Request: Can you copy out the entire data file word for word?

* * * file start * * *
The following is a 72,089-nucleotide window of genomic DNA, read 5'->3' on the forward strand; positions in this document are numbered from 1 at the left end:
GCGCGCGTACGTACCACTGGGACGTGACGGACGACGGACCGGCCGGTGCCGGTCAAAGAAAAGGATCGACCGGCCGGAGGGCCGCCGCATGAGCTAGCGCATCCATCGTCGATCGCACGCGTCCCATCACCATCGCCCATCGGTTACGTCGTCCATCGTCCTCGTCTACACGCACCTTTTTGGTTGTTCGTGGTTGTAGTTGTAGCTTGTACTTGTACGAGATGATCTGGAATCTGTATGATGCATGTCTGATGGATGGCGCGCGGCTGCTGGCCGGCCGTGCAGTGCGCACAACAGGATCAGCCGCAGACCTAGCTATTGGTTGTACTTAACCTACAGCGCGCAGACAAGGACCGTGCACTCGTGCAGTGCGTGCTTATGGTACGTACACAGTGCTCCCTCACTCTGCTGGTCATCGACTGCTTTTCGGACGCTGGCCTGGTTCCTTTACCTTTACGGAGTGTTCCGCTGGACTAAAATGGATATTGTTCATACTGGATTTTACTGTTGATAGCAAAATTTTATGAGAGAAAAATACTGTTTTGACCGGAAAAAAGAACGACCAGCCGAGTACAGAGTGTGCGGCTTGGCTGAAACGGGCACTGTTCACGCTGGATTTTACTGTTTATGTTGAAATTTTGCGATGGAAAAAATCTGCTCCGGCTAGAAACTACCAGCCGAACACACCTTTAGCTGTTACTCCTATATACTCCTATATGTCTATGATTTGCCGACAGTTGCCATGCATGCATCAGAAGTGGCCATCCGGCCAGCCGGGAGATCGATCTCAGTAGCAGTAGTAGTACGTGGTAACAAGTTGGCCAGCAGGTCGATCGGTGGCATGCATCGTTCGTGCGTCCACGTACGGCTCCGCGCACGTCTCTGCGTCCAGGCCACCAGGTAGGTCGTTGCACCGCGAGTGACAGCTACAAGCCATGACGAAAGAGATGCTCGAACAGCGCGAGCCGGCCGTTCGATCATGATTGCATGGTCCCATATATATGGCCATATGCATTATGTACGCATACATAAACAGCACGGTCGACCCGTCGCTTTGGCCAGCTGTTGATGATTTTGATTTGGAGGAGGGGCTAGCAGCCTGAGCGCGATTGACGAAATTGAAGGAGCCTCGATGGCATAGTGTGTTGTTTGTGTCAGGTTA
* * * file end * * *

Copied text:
The following is a 72,089-nucleotide window of genomic DNA, read 5'->3' on the forward strand; positions in this document are numbered from 1 at the left end:
GCGCGCGTACGTACCACTGGGACGTGACGGACGACGGACCGGCCGGTGCCGGTCAAAGAAAAGGATCGACCGGCCGGAGGGCCGCCGCATGAGCTAGCGCATCCATCGTCGATCGCACGCGTCCCATCACCATCGCCCATCGGTTACGTCGTCCATCGTCCTCGTCTACACGCACCTTTTTGGTTGTTCGTGGTTGTAGTTGTAGCTTGTACTTGTACGAGATGATCTGGAATCTGTATGATGCATGTCTGATGGATGGCGCGCGGCTGCTGGCCGGCCGTGCAGTGCGCACAACAGGATCAGCCGCAGACCTAGCTATTGGTTGTACTTAACCTACAGCGCGCAGACAAGGACCGTGCACTCGTGCAGTGCGTGCTTATGGTACGTACACAGTGCTCCCTCACTCTGCTGGTCATCGACTGCTTTTCGGACGCTGGCCTGGTTCCTTTACCTTTACGGAGTGTTCCGCTGGACTAAAATGGATATTGTTCATACTGGATTTTACTGTTGATAGCAAAATTTTATGAGAGAAAAATACTGTTTTGACCGGAAAAAAGAACGACCAGCCGAGTACAGAGTGTGCGGCTTGGCTGAAACGGGCACTGTTCACGCTGGATTTTACTGTTTATGTTGAAATTTTGCGATGGAAAAAATCTGCTCCGGCTAGAAACTACCAGCCGAACACACCTTTAGCTGTTACTCCTATATACTCCTATATGTCTATGATTTGCCGACAGTTGCCATGCATGCATCAGAAGTGGCCATCCGGCCAGCCGGGAGATCGATCTCAGTAGCAGTAGTAGTACGTGGTAACAAGTTGGCCAGCAGGTCGATCGGTGGCATGCATCGTTCGTGCGTCCACGTACGGCTCCGCGCACGTCTCTGCGTCCAGGCCACCAGGTAGGTCGTTGCACCGCGAGTGACAGCTACAAGCCATGACGAAAGAGATGCTCGAACAGCGCGAGCCGGCCGTTCGATCATGATTGCATGGTCCCATATATATGGCCATATGCATTATGTACGCATACATAAACAGCACGGTCGACCCGTCGCTTTGGCCAGCTGTTGATGATTTTGATTTGGAGGAGGGGCTAGCAGCCTGAGCGCGATTGACGAAATTGAAGGAGCCTCGATGGCATAGTGTGTTGTTTGTGTCAGGTTA